It is very rare for an ambassador of a major trading partner to call a press conference and make a serious accusation against the host country. Last week that is exactly what happened, when US Ambassador Reuben E Brigety II accused South Africa of providing Russia with weapons and ammunition – a serious criminal offence, if it turns out to be true.
Read more in Daily Maverick: Explainer: What we know about the explosive Russian ship scandal so far
The matter pertains to an incident in early December last year when a Russian cargo ship, the Lady R, switched off its transponders on approaching the Simon’s Town naval base, docked and then conducted either off-loading or loading activities at night. It departed after a few days.
Brigety’s press conference resulted in much frothing at the mouth from various quarters, including the government, which announced an “independent” inquiry into the matter. The convulsion was more about being surprised than the actual accusation, which the South African government had known about for some time but had said and done nothing.
An accusation of this nature is very serious for four reasons.
First, it is a criminal offence to export weapons to a country involved in an armed conflict, especially one that causes regional instability. The National Conventional Arms Control Act of 2002 prohibits South Africa from exporting weapons to any country currently involved in an armed conflict. This means we must not export weapons either to Ukraine or Russia, with no exceptions allowed.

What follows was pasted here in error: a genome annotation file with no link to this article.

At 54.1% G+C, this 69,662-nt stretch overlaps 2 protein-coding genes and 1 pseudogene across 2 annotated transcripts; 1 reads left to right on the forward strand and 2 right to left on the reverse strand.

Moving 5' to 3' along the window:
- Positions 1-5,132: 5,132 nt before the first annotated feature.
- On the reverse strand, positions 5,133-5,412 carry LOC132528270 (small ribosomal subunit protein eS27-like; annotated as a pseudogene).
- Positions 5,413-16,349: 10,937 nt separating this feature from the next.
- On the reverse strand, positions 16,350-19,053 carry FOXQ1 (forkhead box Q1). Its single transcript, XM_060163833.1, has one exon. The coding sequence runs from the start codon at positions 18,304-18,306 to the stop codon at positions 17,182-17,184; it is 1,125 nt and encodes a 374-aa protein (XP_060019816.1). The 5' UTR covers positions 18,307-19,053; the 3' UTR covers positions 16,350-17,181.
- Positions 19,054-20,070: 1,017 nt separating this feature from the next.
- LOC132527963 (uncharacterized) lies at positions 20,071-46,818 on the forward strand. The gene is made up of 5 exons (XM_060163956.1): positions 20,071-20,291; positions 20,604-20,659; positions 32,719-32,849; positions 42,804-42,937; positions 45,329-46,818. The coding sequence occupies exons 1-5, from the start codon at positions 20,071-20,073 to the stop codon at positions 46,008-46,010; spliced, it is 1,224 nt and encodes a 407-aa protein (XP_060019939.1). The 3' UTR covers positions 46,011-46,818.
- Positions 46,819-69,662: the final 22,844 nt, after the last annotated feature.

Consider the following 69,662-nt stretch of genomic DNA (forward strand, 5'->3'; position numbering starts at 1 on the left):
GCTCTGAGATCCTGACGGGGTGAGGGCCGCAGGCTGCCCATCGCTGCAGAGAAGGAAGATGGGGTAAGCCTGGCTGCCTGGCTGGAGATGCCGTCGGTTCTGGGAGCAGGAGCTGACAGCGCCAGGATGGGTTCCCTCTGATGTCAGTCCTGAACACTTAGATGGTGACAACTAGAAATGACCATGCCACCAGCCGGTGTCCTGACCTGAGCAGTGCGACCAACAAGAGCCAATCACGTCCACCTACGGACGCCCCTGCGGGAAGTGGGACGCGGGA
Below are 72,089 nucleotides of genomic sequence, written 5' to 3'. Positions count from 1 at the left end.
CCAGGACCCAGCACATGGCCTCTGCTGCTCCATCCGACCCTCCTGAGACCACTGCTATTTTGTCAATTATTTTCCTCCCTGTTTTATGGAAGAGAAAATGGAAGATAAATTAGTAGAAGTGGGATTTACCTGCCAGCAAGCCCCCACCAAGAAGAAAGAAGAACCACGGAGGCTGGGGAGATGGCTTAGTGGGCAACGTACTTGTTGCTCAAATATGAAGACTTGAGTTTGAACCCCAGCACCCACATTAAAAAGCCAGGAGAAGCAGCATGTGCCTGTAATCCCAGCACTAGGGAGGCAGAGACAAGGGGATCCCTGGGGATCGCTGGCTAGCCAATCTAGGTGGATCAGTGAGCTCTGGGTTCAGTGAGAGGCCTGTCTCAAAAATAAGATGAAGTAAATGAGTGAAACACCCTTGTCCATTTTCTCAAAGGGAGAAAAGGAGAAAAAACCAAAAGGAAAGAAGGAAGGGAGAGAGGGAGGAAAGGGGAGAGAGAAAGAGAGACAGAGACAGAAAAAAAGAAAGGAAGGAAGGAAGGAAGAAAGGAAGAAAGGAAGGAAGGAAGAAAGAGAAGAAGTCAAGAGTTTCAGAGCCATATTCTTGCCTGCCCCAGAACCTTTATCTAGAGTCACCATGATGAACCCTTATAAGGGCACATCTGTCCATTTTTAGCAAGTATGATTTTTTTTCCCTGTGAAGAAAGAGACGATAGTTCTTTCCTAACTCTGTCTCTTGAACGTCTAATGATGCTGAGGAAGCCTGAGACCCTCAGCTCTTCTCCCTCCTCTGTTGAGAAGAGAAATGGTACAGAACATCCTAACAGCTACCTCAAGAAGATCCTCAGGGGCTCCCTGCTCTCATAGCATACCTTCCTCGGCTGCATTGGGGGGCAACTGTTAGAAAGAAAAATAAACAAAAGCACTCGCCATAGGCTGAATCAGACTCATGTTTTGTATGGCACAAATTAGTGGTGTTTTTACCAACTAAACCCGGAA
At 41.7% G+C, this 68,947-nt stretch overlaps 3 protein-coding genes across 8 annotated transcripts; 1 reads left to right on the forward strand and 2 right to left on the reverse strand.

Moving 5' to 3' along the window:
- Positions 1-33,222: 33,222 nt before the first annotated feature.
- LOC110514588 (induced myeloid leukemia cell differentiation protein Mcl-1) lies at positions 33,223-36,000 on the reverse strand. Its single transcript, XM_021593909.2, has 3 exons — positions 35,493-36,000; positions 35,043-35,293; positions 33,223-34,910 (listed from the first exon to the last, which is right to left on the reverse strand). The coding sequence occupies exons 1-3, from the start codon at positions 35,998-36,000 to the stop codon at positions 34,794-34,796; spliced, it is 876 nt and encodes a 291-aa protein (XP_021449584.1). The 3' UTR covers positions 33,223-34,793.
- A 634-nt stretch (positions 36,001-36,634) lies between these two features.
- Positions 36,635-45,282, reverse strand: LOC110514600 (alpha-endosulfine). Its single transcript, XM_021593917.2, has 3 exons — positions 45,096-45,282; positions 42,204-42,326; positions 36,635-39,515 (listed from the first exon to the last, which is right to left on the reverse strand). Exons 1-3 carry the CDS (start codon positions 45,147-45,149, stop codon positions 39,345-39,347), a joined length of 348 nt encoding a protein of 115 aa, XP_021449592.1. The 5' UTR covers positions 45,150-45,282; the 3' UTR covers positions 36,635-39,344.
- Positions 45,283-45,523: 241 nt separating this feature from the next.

Section 15(e) of the Act states that the National Conventional Arms Committee must “avoid transfers of conventional arms that are likely to contribute to the escalation of regional military conflicts, endanger peace by introducing destabilising military capabilities into a region or otherwise contribute to regional instability…”
In terms of the Act, a violation carries a prison term of between 10 and 25 years.
On 24 February last year, Russia invaded Ukraine but dismally failed to dislodge its government, leading to a grinding war that has caused millions to leave Ukraine and Russia. We also know that the war has prompted fearful neighbours such as Finland and Sweden to seek to join Nato for greater protection. Some of Russia’s neighbours, such as Poland, have been providing Ukraine with weapons as a result.
Therefore, the war fulfils the second disqualifier, causing regional instability. This means no South African entity, private or public, may export weapons to Russia or Ukraine, or any of the countries supplying weapons to either of them. If what the US says is true — and the government has not refuted the claim — then it means either the President, a member or members of Cabinet or military officials committed a serious criminal offence.
Second, despite its rhetoric giving its loyalties away, the South African government has claimed to be neutral and wants to play a mediation role in the conflict. If it turns out the government either shipped or allowed weapons to be shipped to Ukraine, this would mean President Ramaphosa has lied to the South African people.
Third, even if weapons were shipped without the authorisation of the Conventional Arms Control Committee, this would be a very serious breach of national security. It would mean that the government does not have control of the country’s weapons or military bases.
If the South African government was certain that no arms were loaded onto the Lady R, then an inquiry would not be necessary. A statement of fact from our government to the US would suffice. That the government appears unsure of what happened is deeply concerning.
Inquiries do not get instituted on the basis of mere wild accusations with absolutely no evidence unless we have entered a new phase of government chaos.
Fourth, if our foreign policy — and we do not appear to have one in practice — was about South Africa’s interests, then the actions and rhetoric of the government and the ANC have until now been unnerving.